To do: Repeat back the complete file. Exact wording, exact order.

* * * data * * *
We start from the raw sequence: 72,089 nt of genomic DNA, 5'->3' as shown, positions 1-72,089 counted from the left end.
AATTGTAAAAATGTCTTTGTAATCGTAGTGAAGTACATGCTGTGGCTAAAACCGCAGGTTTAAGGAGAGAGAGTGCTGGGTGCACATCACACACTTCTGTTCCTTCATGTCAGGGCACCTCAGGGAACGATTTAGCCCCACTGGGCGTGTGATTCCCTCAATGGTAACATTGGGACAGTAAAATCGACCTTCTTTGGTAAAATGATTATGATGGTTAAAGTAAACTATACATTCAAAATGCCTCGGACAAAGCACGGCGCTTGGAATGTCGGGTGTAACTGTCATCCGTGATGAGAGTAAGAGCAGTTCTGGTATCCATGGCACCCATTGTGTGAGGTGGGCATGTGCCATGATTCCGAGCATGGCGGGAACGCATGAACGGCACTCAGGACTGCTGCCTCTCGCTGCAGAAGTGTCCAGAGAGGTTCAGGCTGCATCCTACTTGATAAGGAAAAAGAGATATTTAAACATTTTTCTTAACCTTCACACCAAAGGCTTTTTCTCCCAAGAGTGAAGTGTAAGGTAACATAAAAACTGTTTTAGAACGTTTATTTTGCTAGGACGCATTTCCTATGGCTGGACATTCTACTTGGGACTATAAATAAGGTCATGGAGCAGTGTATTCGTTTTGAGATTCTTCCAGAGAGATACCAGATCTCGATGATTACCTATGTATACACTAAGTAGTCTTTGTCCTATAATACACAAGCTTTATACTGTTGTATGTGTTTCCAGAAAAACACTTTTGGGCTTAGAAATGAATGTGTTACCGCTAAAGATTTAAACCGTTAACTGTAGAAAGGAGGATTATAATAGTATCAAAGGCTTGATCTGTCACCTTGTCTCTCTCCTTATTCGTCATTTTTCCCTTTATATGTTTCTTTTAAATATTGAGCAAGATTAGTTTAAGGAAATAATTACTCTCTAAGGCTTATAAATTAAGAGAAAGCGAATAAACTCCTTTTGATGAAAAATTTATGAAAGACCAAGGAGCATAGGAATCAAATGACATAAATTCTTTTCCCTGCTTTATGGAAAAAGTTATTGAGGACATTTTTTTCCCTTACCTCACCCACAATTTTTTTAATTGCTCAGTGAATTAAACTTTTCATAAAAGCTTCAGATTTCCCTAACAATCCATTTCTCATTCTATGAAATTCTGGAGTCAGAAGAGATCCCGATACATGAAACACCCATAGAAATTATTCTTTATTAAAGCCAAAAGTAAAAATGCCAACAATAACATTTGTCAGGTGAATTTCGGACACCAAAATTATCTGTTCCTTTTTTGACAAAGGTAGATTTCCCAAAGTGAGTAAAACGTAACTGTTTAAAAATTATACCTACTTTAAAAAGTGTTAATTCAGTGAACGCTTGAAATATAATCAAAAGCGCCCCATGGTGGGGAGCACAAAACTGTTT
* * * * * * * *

We start from the raw sequence: 72,089 nt of genomic DNA, 5'->3' as shown, positions 1-72,089 counted from the left end.
AATTGTAAAAATGTCTTTGTAATCGTAGTGAAGTACATGCTGTGGCTAAAACCGCAGGTTTAAGGAGAGAGAGTGCTGGGTGCACATCACACACTTCTGTTCCTTCATGTCAGGGCACCTCAGGGAACGATTTAGCCCCACTGGGCGTGTGATTCCCTCAATGGTAACATTGGGACAGTAAAATCGACCTTCTTTGGTAAAATGATTATGATGGTTAAAGTAAACTATACATTCAAAATGCCTCGGACAAAGCACGGCGCTTGGAATGTCGGGTGTAACTGTCATCCGTGATGAGAGTAAGAGCAGTTCTGGTATCCATGGCACCCATTGTGTGAGGTGGGCATGTGCCATGATTCCGAGCATGGCGGGAACGCATGAACGGCACTCAGGACTGCTGCCTCTCGCTGCAGAAGTGTCCAGAGAGGTTCAGGCTGCATCCTACTTGATAAGGAAAAAGAGATATTTAAACATTTTTCTTAACCTTCACACCAAAGGCTTTTTCTCCCAAGAGTGAAGTGTAAGGTAACATAAAAACTGTTTTAGAACGTTTATTTTGCTAGGACGCATTTCCTATGGCTGGACATTCTACTTGGGACTATAAATAAGGTCATGGAGCAGTGTATTCGTTTTGAGATTCTTCCAGAGAGATACCAGATCTCGATGATTACCTATGTATACACTAAGTAGTCTTTGTCCTATAATACACAAGCTTTATACTGTTGTATGTGTTTCCAGAAAAACACTTTTGGGCTTAGAAATGAATGTGTTACCGCTAAAGATTTAAACCGTTAACTGTAGAAAGGAGGATTATAATAGTATCAAAGGCTTGATCTGTCACCTTGTCTCTCTCCTTATTCGTCATTTTTCCCTTTATATGTTTCTTTTAAATATTGAGCAAGATTAGTTTAAGGAAATAATTACTCTCTAAGGCTTATAAATTAAGAGAAAGCGAATAAACTCCTTTTGATGAAAAATTTATGAAAGACCAAGGAGCATAGGAATCAAATGACATAAATTCTTTTCCCTGCTTTATGGAAAAAGTTATTGAGGACATTTTTTTCCCTTACCTCACCCACAATTTTTTTAATTGCTCAGTGAATTAAACTTTTCATAAAAGCTTCAGATTTCCCTAACAATCCATTTCTCATTCTATGAAATTCTGGAGTCAGAAGAGATCCCGATACATGAAACACCCATAGAAATTATTCTTTATTAAAGCCAAAAGTAAAAATGCCAACAATAACATTTGTCAGGTGAATTTCGGACACCAAAATTATCTGTTCCTTTTTTGACAAAGGTAGATTTCCCAAAGTGAGTAAAACGTAACTGTTTAAAAATTATACCTACTTTAAAAAGTGTTAATTCAGTGAACGCTTGAAATATAATCAAAAGCGCCCCATGGTGGGGAGCACAAAACTGTTT